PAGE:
Tax News and Views Derailed Deduction Roundup

February 6, 2020

Another Conservation Easement Derailed. The IRS is at war with marketed conservation easement shelters. The Tax Court shot down a $16 million conservation easement deduction in Railroad Holdings, LLC.

In a conservation easement, the taxpayer keeps title to a property but gives up certain rights, such as the right to build on the land, in perpetuity to a conservation organization. The IRS has gotten skilled at identifying ways taxpayers try to fudge the “perpetuity” requirement. In this case, the Tax Court determined that provisions governing the proceeds of any sale of the easement by the conservation organization were improper, causing the entire deduction to fail.

Non-cash charitable deductions of property other than publicly traded securities have to meet a list of requirements. If the value exceeds $5,000, a qualified appraisal is required. In all cases, you need to have the charity properly document the donation for the donor. Everything has to be properly reported on the tax return.

Appreciated property donations remain a powerful tax planning tool for charity-minded taxpayers. But if you don’t do everything right, like this easement donor, you might find yourself with nothing but the warm feeling of your donation to show for it.

Cite: Railroad Holdings LLC et al. v. Commissioner; T.C. Memo. 2020-22


IRS Collections Staff Up Nearly 50 Percent by Year’s End - William Hoffman, Tax Notes ($):

The IRS expects to finish hiring an additional 850 collections specialists in March, and up to 1,000 temporary phone assistors for the filing season.

 Almost one-quarter of the new collections specialists will be paid for from proceeds gathered by the IRS’s private tax debt collection program, noted Darren Guillot, deputy commissioner for collection and operations support, IRS Small Business/Self-Employed Division, during a press call February 5.

Eide Bailly has specialists in collection issues.


Free File Underused and Overcomplicated, Inspector General Reports - William Hoffman, Tax Notes ($). "More than 14 million taxpayers may have paid for tax return preparation in 2019 despite being eligible for free services through the IRS’s Free File program." Link to Treasury Inspector General report here.

Graev and the Reportable Transaction Penalty - Keith Fogg, Proceduraly Taxing. "That bright line occurs with the sending of the 30-day letter.  At the time the IRS sent that letter it lacked the approval of the revenue agent’s immediate supervisor.  Therefore, the penalty here fails."

Tax ID theft victim? Get a copy of the fraudulent return filed in your name - Kay Bell, Don't Mess With Taxes. "But there are some steps all of us can take to safeguard our personal information and prevent tax identity theft."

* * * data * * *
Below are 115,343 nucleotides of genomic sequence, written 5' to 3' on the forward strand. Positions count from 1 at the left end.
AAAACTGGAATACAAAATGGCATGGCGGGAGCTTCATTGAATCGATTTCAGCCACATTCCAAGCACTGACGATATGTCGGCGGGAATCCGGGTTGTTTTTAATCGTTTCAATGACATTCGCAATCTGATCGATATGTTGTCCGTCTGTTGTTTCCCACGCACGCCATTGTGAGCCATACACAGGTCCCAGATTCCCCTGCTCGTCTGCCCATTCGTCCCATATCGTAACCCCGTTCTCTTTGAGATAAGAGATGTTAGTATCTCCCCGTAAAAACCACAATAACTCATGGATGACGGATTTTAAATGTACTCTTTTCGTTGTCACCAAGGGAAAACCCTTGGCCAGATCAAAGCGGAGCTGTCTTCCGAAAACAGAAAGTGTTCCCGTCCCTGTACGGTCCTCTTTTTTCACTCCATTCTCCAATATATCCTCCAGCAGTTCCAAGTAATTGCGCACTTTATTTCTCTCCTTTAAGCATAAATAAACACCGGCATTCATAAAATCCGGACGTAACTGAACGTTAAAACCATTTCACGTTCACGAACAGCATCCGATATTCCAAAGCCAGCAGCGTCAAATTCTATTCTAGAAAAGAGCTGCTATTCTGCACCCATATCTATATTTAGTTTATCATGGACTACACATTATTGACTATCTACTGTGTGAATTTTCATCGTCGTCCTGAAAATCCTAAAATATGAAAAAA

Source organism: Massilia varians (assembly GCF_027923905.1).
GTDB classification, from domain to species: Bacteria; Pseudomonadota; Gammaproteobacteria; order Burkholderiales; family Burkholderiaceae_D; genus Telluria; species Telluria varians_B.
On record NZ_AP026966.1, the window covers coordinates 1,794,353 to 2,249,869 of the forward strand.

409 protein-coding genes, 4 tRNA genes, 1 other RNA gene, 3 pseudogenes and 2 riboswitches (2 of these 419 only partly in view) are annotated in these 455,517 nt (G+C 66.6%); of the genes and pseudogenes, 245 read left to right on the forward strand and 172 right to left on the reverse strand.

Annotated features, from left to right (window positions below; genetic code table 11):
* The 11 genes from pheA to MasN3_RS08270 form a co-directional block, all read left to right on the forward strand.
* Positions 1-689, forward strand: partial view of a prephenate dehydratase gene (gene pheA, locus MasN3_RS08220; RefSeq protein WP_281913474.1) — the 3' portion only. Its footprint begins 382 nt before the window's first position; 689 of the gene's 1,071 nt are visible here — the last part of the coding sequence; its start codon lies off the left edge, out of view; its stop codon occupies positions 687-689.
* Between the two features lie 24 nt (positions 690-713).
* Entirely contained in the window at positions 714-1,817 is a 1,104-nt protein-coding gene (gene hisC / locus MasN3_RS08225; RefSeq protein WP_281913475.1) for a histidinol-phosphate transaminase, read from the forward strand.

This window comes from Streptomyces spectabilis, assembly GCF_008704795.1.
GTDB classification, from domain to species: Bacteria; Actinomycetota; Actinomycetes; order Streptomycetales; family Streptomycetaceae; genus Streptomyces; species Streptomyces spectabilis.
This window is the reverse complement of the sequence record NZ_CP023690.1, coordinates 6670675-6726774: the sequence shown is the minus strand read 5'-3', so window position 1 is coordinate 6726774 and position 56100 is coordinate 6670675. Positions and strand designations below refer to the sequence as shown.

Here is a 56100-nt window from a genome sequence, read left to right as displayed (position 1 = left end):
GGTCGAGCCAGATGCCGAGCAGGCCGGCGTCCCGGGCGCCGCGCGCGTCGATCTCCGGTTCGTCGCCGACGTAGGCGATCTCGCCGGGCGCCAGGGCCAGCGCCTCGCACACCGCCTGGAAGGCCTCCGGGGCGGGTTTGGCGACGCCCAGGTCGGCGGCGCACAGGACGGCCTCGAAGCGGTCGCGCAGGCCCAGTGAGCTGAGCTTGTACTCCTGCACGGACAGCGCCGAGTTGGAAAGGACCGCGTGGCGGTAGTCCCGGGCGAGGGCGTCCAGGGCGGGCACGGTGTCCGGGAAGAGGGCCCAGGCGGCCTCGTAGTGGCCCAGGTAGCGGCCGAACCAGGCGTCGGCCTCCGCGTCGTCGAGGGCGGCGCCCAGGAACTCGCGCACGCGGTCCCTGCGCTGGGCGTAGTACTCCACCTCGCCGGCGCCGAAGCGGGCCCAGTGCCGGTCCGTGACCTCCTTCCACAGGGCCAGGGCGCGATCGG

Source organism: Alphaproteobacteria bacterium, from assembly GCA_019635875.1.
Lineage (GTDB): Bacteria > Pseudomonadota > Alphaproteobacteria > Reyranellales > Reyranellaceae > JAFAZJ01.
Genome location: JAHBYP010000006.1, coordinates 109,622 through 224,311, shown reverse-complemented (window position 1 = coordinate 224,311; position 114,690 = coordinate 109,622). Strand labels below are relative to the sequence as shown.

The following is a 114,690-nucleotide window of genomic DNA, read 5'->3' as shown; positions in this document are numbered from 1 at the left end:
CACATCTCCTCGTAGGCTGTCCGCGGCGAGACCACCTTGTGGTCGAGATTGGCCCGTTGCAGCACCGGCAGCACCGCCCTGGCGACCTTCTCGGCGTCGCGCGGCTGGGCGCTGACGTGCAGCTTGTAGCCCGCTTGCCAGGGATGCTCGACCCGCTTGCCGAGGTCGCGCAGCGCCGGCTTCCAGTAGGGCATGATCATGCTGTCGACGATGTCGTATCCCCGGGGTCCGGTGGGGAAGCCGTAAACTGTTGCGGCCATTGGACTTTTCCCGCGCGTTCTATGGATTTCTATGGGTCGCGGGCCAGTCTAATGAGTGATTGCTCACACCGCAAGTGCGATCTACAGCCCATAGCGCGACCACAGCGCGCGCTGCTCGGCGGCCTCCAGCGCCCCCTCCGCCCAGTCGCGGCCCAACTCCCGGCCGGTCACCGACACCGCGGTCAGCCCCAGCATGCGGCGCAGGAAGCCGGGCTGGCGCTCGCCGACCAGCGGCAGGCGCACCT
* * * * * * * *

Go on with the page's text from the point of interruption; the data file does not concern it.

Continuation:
I would add, never send tax documents through unsecured e-mail.


How the Puerto Rico Disaster Package Targets Relief but Creates Tax Complexity - Taylor LaJoie, Tax Policy Blog. "As we’ve written before, the paradox of employing tax policy as an all-purpose tool is that the more targeted the relief that’s dispensed, the worse the tax system becomes overall, in terms of complexity and how much it distorts behavior in the marketplace. Though well-intentioned, targeted tax relief violates principles of sound tax policy and makes the tax system worse.'

Taxing (or Not Taxing) Services is Wrong Focus - How to Improve Sales Tax - Annette Nellen, 21st Century Taxation. "A simpler approach is possible and is really part of a proper sales tax system. This approach is that businesses should not pay sales tax on any of their purchases; only the final consumer should pay sales tax."

Despite Trump’s Claims, It Is Hard To See Much Economic Impact Two Years After Passage Of The Tax Cuts And Jobs Act - Howard Gleckman and Aravind Boddupalli, TaxVox.

Reviewing The Democratic Candidates’ Tax Plans: Michael Bloomberg - Tony Nitti, Forbes. "As anticipated, Bloomberg’s plan is significantly more moderate than those published by the majority of the Democratic field."


This should be a story from the Isle of Man. (Renu Zaretsky, Tax Policy Center):

After 92 years, wives on the island of Jersey can talk to tax authorities without their spouses’ permission. Jersey has its own fiscal system, independent from Britain, and is a tax haven. But under a 1928 tax law only husbands in heterosexual marriages can pay taxes. Wives’ earnings are considered part of their husbands’ income, and wives needed their husband’s permission to be treated separately or even discuss finances with the tax office. When Jersey legalized civil unions and same-sex marriages, it amended the 1928 law to allow the older partner to take the role of “husband” and the younger partner to be the “wife.” Lawmakers on Jersey now have repealed the law. Married couples and civil partners will enjoy full tax filing (and talking) equality in 2022.

I suppose that if a wife’s income belongs to her husband, he should at least have to deal with the tax people.

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